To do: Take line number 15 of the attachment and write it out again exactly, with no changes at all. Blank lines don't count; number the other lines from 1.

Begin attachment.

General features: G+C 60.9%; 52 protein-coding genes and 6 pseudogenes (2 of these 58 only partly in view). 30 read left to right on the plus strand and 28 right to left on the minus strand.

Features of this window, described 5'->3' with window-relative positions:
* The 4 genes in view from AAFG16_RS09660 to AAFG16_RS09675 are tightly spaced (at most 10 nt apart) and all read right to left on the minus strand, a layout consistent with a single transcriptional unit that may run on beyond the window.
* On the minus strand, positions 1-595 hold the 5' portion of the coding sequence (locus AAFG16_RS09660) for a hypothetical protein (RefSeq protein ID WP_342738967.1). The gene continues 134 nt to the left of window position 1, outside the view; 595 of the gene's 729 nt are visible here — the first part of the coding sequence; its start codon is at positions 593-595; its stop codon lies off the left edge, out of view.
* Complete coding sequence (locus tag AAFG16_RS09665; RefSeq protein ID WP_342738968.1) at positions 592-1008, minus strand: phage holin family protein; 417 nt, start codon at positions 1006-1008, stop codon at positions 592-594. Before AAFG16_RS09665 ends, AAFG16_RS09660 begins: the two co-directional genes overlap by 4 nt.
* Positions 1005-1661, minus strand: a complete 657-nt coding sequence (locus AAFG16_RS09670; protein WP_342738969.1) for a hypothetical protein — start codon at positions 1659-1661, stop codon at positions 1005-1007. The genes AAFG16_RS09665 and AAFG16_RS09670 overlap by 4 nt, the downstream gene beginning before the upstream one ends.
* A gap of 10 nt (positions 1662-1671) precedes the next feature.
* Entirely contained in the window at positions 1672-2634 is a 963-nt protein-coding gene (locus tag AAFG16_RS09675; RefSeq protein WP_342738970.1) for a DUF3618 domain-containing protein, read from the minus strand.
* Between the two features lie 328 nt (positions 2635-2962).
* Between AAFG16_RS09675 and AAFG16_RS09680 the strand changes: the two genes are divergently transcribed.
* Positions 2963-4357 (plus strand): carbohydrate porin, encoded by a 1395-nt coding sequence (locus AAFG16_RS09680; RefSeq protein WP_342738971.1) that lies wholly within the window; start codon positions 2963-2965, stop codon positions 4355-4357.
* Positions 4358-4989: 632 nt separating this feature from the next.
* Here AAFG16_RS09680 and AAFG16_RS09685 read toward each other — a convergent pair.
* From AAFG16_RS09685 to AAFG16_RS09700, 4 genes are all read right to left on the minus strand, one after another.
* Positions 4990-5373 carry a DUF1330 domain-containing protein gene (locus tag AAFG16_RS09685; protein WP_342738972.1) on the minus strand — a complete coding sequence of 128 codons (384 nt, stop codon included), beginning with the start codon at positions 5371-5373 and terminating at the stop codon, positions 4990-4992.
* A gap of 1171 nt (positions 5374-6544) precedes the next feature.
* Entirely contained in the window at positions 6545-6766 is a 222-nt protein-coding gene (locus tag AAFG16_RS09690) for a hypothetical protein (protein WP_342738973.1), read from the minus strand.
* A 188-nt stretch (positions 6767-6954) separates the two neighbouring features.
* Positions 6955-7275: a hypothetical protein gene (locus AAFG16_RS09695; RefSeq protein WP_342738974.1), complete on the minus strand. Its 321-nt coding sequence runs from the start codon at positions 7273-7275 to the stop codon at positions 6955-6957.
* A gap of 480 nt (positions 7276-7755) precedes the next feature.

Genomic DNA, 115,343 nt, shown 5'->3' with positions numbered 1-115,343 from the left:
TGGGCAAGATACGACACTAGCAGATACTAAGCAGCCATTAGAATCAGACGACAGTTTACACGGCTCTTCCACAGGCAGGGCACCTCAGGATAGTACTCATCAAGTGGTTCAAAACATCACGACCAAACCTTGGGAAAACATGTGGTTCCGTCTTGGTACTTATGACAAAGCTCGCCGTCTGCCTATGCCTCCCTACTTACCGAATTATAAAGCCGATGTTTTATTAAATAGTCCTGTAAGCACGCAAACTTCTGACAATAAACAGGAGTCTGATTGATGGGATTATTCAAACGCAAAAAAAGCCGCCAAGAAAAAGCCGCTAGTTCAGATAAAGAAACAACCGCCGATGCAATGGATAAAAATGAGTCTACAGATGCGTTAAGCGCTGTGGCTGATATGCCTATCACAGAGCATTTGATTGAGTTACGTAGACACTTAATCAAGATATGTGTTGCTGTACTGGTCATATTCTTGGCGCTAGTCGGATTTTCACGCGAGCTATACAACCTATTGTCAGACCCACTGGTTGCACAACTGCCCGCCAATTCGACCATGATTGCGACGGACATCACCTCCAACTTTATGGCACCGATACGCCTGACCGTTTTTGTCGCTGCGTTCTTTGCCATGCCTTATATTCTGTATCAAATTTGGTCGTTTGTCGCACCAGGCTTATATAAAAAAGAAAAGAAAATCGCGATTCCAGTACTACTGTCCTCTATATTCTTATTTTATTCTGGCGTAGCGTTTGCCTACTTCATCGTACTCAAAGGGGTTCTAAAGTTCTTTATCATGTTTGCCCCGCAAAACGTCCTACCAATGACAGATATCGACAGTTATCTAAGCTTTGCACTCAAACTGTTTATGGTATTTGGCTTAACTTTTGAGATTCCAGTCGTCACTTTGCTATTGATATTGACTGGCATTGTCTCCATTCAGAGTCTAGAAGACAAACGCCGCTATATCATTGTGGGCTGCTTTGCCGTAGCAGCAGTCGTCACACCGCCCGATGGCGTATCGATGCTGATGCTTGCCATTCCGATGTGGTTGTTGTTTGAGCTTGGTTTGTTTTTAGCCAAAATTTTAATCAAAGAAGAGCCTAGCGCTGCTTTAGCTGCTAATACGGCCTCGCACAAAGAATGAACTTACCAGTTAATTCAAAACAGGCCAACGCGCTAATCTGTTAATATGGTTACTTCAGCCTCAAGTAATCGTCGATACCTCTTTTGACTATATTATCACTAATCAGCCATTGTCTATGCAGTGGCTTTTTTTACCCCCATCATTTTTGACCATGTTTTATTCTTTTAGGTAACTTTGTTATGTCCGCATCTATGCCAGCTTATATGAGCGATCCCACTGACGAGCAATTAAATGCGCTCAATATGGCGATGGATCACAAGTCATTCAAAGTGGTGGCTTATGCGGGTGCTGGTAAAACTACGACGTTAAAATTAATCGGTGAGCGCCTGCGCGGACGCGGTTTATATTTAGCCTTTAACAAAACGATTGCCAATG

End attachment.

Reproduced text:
* Positions 4990-5373 carry a DUF1330 domain-containing protein gene (locus tag AAFG16_RS09685; protein WP_342738972.1) on the minus strand — a complete coding sequence of 128 codons (384 nt, stop codon included), beginning with the start codon at positions 5371-5373 and terminating at the stop codon, positions 4990-4992.